Mountain High Yoghurt Ideal for New Pregnancy Weight-Gain Guidelines

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The Institute of Medicine issued new pregnancy weight-gain guidelines in May 2009 to improve maternal and child health outcomes. Nutrient-rich foods are important to maintaining healthy weight during pregnancy. Loaded with calcium, protein, potassium, and more, Mountain High Yoghurt is a nutritious food for pregnant women.

Each 8-oz. serving contains at least 30% of the adult recommended daily allowance of calcium.

America’s growing weight problem is affecting many changes, from airfares to restaurant portions—and now how doctors have restructured pregnancy weight-gain guidelines. More American women are entering pregnancy overweight or obese, or gaining too much weight during pregnancy. The old “25 to 35 pounds” rule has been modified to factor in one’s original Body Mass Index, with underweight women advised to gain slightly more, and obese women considerably less. While every woman should consult with her doctor on such important health matters, health care providers agree that calories added for fetal developmental should be rich with vital nutrients. Servings of nutritious foods like [Mountain High Yoghurt—an excellent source of calcium, potassium, protein, B vitamins, and probiotic cultures—help provide vital nutrients for pregnancy.

Calcium, Potassium, and Protein in Pregnancy
“Mountain High Yoghurt is a food choice that nourishes many ways,” says Ursula Webhofer, Mountain High’s marketing manager and mother of two. “Each 8-oz. serving contains at least 30% of the adult recommended daily allowance of calcium.” Pregnant and nursing women need even more calcium than the average adult to support fetal bone mineralization and density. Multiple daily servings of milk products like yoghurt can help ensure both mother and baby get enough of this essential nutrient. Milk, cheese, broccoli, and greens are other good sources of calcium.

Calcium also helps regulate maternal blood pressure. In fact, adequate calcium intake can reduce the incidence of hypertension by as much as 70%. “Potassium also works to maintain healthy blood pressure, and a cup of Mountain High contains 15% of the Daily Value,” Webhofer says.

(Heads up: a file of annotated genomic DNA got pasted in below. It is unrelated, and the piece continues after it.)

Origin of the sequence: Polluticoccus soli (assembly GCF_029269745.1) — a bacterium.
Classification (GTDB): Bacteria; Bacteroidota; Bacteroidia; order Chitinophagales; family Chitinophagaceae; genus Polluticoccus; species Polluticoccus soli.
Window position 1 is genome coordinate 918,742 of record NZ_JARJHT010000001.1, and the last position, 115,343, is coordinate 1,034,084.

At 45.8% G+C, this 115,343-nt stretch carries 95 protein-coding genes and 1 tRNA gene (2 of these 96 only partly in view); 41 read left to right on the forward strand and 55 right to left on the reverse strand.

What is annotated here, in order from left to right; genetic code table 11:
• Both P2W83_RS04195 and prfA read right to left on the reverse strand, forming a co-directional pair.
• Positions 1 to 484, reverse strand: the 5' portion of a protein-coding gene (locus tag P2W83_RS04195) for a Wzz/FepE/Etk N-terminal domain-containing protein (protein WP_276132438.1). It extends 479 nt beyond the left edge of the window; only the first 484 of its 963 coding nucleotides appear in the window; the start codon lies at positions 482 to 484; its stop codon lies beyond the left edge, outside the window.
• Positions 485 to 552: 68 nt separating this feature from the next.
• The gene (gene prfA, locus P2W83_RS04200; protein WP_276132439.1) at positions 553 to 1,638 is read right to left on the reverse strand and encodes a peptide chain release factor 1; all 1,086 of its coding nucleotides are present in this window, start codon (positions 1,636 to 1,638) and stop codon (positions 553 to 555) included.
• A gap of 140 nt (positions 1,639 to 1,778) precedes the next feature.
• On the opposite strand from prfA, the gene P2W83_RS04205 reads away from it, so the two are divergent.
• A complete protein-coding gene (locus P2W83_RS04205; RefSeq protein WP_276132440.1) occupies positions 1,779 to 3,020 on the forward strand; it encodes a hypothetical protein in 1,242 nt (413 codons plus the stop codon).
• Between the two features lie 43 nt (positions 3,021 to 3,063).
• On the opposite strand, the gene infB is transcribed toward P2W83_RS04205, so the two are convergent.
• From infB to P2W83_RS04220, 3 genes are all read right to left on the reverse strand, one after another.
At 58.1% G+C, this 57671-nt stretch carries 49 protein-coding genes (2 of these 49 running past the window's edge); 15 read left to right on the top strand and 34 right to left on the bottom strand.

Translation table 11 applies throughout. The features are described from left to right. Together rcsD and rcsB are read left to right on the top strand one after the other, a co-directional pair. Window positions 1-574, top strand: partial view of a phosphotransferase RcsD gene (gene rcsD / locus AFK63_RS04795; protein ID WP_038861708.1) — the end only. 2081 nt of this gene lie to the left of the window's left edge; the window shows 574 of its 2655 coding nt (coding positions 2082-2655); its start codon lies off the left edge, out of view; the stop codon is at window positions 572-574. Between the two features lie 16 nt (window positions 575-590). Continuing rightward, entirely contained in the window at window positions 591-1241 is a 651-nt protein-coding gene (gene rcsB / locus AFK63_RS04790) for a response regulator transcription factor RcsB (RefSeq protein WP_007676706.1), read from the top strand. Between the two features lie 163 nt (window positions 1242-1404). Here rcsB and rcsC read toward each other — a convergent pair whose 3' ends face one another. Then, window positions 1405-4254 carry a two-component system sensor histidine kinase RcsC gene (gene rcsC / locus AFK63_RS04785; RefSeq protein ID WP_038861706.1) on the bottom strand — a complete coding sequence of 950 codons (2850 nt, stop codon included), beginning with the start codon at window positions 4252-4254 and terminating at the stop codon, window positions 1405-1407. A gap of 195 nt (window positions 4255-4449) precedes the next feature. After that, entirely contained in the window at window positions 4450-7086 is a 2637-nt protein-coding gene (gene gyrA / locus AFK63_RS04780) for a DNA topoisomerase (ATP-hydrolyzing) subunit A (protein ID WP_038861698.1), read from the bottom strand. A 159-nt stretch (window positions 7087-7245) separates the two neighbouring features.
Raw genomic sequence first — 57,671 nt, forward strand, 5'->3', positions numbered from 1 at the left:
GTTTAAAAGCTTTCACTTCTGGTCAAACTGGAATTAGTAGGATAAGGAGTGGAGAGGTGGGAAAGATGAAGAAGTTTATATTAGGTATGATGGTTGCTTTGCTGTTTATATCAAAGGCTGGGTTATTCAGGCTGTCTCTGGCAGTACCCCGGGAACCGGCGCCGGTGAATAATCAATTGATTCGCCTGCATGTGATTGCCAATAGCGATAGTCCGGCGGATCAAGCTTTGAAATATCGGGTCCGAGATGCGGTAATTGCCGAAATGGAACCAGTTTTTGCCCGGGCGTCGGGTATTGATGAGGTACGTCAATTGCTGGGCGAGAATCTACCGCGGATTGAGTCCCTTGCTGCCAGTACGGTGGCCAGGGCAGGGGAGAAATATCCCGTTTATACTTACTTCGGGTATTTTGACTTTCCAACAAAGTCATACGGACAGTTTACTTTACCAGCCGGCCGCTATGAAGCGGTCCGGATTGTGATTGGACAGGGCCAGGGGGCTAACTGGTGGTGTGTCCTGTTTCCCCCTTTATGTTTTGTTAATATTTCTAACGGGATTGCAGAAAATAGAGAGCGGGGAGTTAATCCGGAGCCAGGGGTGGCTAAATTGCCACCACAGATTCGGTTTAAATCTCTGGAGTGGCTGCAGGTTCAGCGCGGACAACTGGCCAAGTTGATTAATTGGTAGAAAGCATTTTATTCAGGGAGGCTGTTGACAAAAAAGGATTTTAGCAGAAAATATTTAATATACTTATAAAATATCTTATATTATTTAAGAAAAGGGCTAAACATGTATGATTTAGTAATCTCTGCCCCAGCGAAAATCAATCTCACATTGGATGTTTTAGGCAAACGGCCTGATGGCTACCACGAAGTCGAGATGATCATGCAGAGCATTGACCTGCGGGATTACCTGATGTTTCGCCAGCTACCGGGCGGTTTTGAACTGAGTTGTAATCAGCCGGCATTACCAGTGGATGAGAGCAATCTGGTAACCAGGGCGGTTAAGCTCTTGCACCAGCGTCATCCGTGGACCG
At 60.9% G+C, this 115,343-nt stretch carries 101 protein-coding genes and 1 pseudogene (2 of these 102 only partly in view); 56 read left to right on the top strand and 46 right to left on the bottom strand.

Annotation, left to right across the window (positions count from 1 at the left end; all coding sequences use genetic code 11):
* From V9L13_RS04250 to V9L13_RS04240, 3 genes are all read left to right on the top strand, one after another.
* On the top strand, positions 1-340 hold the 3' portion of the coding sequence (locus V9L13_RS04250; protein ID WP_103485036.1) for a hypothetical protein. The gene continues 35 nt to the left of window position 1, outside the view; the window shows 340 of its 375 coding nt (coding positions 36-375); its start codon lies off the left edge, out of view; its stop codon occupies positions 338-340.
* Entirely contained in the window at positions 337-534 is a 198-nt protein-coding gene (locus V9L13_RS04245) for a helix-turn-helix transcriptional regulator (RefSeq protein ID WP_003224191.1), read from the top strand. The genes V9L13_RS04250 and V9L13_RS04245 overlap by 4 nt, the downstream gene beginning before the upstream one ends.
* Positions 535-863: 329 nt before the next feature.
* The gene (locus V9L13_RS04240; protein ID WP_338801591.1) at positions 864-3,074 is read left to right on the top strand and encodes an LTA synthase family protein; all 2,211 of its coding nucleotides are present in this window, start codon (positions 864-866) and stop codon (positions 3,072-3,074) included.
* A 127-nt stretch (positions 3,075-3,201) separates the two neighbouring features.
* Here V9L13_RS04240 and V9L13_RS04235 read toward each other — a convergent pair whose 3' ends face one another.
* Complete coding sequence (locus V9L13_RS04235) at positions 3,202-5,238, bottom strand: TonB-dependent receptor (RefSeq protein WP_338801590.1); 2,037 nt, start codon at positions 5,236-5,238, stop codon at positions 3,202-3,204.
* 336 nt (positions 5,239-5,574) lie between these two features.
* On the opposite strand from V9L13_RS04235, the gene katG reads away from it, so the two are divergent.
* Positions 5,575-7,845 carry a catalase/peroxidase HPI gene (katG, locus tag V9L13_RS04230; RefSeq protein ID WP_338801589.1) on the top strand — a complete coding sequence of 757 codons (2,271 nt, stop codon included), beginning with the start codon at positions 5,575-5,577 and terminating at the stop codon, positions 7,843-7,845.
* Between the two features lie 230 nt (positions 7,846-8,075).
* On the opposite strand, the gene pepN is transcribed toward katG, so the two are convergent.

Protein is necessary to build developing tissues and maternal blood supply (which can increase 50% during pregnancy), and support lactation. Each serving of Mountain High Yoghurt contains over 20% of the recommended Daily Value, but expectant mothers need up to 25 grams additional protein daily. Other good sources include beans, lentils and other legumes; lean meats; poultry; eggs; soy; and other dairy products.

Probiotics in Pregnancy
Mountain High Yoghurt is also good for pregnant women with special dietary needs, such as lactose intolerance. The yoghurt cultures L bulgaricus and S. thermophilus produce lactase, the enzyme that digests lactose.

Mountain High's probiotic cultures—L. acidophilus, B. bifidus, and L. casei—support digestive health and can ease irregularity in pregnancy. “Because probiotic cultures break down the milk-proteins in yoghurt, Mountain High Yoghurt can also offer help for morning sickness,” Webhofer offers from her personal experience.

Mountain High’s probiotic cultures can also help with yeast infections due to hormonal fluctuations in pregnancy. Multiple daily servings of the live, active, and probiotic cultures in Mountain High Yoghurt can help prevent yeast overgrowth.

Eating Healthy During Pregnancy and Breastfeeding
During pregnancy and breastfeeding, what mothers don’t eat is just as important as what they do eat. Mountain High Yoghurts contain NO artificial sweeteners, flavors, colors, or starches, and NO preservatives. “Mountain High does NOT contain artificial growth hormones. These hormones can be a concern in pregnancy,” Webhofer adds. Flavored varieties are sweetened only with pure crystalline fructose, which the body metabolizes slowly. (Plain Mountain High Yoghurt is completely unsweetened.) Unlike the cane sugars, organic cane juices, and high fructose corn syrups in other brands, crystalline fructose doesn’t cause insulin spikes.

For more information about Mountain High Yoghurt, see their web site at For media inquiries, contact media(at)MountainHighYoghurt(dot)com.

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Sandra Sajbel
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